• Putul Naach

    Isha Bhattacharya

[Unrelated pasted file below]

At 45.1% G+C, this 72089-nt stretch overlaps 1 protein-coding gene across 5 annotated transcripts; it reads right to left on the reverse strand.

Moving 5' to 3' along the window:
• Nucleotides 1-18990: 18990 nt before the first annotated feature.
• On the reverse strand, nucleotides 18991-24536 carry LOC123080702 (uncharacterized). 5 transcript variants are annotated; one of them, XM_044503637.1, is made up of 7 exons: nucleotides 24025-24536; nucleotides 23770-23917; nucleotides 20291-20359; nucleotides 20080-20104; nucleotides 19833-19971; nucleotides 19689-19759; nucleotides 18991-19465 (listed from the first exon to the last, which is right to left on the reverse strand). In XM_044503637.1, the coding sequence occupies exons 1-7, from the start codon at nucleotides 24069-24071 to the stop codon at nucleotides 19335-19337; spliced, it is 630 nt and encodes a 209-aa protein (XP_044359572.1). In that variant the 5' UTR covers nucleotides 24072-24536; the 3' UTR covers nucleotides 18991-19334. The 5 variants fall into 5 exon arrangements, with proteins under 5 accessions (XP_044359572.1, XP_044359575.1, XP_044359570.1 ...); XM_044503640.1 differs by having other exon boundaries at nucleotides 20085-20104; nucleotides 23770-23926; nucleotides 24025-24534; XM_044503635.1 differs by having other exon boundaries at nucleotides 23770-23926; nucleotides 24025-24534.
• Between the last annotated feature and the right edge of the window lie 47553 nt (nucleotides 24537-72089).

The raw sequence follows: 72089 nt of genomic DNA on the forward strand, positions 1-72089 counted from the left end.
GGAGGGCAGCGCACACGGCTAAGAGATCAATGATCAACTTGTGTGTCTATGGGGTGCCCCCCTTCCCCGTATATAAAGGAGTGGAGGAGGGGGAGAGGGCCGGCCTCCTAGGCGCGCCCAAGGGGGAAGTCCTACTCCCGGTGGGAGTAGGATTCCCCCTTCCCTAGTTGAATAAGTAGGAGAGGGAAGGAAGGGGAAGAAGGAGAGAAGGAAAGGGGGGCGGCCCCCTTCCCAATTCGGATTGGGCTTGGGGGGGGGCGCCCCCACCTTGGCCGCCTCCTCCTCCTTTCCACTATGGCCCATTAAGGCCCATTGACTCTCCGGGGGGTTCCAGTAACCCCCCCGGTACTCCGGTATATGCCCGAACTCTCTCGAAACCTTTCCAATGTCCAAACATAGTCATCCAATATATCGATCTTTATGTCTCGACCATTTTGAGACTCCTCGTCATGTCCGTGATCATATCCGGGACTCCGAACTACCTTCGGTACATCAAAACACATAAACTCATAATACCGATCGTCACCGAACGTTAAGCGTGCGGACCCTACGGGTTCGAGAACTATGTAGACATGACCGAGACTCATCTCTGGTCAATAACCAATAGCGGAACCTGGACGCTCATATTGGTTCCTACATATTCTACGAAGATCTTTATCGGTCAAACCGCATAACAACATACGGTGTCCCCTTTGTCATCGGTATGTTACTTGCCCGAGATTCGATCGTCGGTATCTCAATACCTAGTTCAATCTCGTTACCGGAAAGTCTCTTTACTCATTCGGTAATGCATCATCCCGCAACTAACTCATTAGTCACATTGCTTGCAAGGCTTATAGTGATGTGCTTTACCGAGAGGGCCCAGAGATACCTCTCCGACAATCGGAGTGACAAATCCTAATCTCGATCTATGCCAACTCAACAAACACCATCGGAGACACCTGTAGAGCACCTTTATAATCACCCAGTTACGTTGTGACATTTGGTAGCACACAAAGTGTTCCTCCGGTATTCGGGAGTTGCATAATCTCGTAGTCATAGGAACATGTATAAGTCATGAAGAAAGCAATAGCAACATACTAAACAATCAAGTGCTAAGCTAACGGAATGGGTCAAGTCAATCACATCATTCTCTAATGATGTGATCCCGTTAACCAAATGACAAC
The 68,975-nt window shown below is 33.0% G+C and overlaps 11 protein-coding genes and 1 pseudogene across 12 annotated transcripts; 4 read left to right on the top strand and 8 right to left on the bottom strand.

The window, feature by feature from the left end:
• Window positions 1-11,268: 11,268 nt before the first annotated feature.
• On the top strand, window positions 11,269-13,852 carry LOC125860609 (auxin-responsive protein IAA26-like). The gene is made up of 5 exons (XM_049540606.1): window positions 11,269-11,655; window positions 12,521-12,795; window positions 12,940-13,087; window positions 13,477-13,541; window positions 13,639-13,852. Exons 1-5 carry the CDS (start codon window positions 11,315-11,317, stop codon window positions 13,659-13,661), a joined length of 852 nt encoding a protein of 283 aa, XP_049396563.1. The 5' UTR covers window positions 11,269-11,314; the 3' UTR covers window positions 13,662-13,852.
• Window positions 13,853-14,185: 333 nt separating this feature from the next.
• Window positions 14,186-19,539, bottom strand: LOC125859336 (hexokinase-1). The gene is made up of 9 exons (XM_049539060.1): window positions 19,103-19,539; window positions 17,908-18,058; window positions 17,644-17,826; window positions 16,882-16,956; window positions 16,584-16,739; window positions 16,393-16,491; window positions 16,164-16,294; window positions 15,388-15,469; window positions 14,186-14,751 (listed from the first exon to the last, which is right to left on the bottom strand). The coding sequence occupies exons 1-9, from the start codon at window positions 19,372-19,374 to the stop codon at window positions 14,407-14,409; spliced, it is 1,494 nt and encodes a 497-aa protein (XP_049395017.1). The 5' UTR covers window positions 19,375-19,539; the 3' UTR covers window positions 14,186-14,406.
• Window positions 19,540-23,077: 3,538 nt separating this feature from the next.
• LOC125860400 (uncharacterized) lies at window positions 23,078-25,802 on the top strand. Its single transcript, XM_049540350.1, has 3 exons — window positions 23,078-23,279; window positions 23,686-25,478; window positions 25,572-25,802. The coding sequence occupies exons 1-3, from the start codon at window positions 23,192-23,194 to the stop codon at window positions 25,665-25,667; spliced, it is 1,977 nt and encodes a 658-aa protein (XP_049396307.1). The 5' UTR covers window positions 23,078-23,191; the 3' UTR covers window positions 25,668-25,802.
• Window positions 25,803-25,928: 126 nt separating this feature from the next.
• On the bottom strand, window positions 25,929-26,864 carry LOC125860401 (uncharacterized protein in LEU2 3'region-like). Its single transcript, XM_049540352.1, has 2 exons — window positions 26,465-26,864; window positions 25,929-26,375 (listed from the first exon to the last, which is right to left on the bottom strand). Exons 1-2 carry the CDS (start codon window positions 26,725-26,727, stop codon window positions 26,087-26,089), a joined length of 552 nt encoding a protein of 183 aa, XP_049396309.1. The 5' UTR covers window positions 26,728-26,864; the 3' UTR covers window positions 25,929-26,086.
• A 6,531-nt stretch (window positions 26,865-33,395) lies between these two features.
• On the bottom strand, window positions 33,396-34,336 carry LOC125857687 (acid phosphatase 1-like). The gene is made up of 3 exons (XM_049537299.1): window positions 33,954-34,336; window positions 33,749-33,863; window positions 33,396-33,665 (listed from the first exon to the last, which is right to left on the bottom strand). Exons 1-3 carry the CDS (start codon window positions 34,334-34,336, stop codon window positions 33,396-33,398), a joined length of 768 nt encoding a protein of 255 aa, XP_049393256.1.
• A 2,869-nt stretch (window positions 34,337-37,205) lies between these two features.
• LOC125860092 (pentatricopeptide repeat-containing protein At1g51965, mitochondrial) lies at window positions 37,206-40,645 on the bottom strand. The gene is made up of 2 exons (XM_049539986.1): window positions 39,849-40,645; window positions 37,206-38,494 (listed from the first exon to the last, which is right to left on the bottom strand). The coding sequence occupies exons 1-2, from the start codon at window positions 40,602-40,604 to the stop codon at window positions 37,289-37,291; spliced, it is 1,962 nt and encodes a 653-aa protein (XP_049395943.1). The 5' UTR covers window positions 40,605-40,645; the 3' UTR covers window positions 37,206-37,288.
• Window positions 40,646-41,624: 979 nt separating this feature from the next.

The glittering lights of the fair, the vibrant garments of the puppets, and the entrancing voice of the puppeteer guiding us along through a surreal journey, will always remain our most cherished encounter with the art of storytelling. Similar to us, this form of story-telling also shares an equally exquisite relationship with Indian culture and history. Puppetry is widely recognised as the most ancient style of folk art as well as traditional entertainment and, West Bengal, its brimming cultural hub. The Folk puppetry in West Bengal is called Putul Naach, which directly translates to Puppet Dance. The state is host to three different forms of puppetry; Glove Puppet or Beni Putul; Rod Puppet or Dang Putul; and String Puppet or Taar/Shutor Putul. The overall themes of the puppet shows are mostly mythical tales, legends. However, lately, the themes have evolved into that of popular tales of Radha-Krishna and romantic parables. The artisans and puppeteers of this folk art are usually impoverished farmers and labourers who travel with their Pitaras, filled with their puppets, props and garments to fairs and festivals throughout the state. They also create the puppets from scratch, with sustainable mediums such as paper-mache, wood, wool etc. However, since the advent of modern technology and entertainment, these artisans have been struggling to keep this art of folk-storytelling alive